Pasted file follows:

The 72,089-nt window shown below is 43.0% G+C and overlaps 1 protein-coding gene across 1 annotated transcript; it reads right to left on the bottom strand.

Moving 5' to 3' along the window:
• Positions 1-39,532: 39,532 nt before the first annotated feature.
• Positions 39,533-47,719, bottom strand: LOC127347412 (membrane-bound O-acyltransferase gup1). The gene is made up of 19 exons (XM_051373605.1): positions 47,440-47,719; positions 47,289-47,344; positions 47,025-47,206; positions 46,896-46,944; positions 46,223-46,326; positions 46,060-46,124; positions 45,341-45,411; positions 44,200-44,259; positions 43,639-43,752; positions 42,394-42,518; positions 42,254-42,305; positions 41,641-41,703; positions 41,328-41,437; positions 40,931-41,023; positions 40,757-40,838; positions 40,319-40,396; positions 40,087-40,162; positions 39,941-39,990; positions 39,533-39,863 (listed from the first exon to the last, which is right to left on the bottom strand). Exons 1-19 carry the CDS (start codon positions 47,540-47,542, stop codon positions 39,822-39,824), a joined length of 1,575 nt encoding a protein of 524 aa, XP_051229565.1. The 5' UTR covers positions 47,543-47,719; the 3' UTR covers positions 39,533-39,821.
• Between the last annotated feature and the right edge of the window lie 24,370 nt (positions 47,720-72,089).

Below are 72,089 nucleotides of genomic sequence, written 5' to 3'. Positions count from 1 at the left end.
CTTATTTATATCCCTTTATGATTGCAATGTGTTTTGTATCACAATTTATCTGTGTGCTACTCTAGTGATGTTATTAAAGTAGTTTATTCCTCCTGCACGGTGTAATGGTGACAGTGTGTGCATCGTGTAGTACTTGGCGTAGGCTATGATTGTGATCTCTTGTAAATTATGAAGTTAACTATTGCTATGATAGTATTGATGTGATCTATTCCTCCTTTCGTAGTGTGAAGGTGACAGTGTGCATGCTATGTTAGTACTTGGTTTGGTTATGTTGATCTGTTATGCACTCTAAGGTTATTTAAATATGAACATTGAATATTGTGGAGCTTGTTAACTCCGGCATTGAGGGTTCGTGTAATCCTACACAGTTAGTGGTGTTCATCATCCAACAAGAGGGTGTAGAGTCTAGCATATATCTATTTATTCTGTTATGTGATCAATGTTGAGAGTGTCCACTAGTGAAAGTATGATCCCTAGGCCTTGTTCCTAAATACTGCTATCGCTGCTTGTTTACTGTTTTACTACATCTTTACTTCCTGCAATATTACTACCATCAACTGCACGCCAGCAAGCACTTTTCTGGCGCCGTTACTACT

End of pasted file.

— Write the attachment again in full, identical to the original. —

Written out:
The 72,089-nt window shown below is 43.0% G+C and overlaps 1 protein-coding gene across 1 annotated transcript; it reads right to left on the bottom strand.

Moving 5' to 3' along the window:
• Positions 1-39,532: 39,532 nt before the first annotated feature.
• Positions 39,533-47,719, bottom strand: LOC127347412 (membrane-bound O-acyltransferase gup1). The gene is made up of 19 exons (XM_051373605.1): positions 47,440-47,719; positions 47,289-47,344; positions 47,025-47,206; positions 46,896-46,944; positions 46,223-46,326; positions 46,060-46,124; positions 45,341-45,411; positions 44,200-44,259; positions 43,639-43,752; positions 42,394-42,518; positions 42,254-42,305; positions 41,641-41,703; positions 41,328-41,437; positions 40,931-41,023; positions 40,757-40,838; positions 40,319-40,396; positions 40,087-40,162; positions 39,941-39,990; positions 39,533-39,863 (listed from the first exon to the last, which is right to left on the bottom strand). Exons 1-19 carry the CDS (start codon positions 47,540-47,542, stop codon positions 39,822-39,824), a joined length of 1,575 nt encoding a protein of 524 aa, XP_051229565.1. The 5' UTR covers positions 47,543-47,719; the 3' UTR covers positions 39,533-39,821.
• Between the last annotated feature and the right edge of the window lie 24,370 nt (positions 47,720-72,089).

Below are 72,089 nucleotides of genomic sequence, written 5' to 3'. Positions count from 1 at the left end.
CTTATTTATATCCCTTTATGATTGCAATGTGTTTTGTATCACAATTTATCTGTGTGCTACTCTAGTGATGTTATTAAAGTAGTTTATTCCTCCTGCACGGTGTAATGGTGACAGTGTGTGCATCGTGTAGTACTTGGCGTAGGCTATGATTGTGATCTCTTGTAAATTATGAAGTTAACTATTGCTATGATAGTATTGATGTGATCTATTCCTCCTTTCGTAGTGTGAAGGTGACAGTGTGCATGCTATGTTAGTACTTGGTTTGGTTATGTTGATCTGTTATGCACTCTAAGGTTATTTAAATATGAACATTGAATATTGTGGAGCTTGTTAACTCCGGCATTGAGGGTTCGTGTAATCCTACACAGTTAGTGGTGTTCATCATCCAACAAGAGGGTGTAGAGTCTAGCATATATCTATTTATTCTGTTATGTGATCAATGTTGAGAGTGTCCACTAGTGAAAGTATGATCCCTAGGCCTTGTTCCTAAATACTGCTATCGCTGCTTGTTTACTGTTTTACTACATCTTTACTTCCTGCAATATTACTACCATCAACTGCACGCCAGCAAGCACTTTTCTGGCGCCGTTACTACT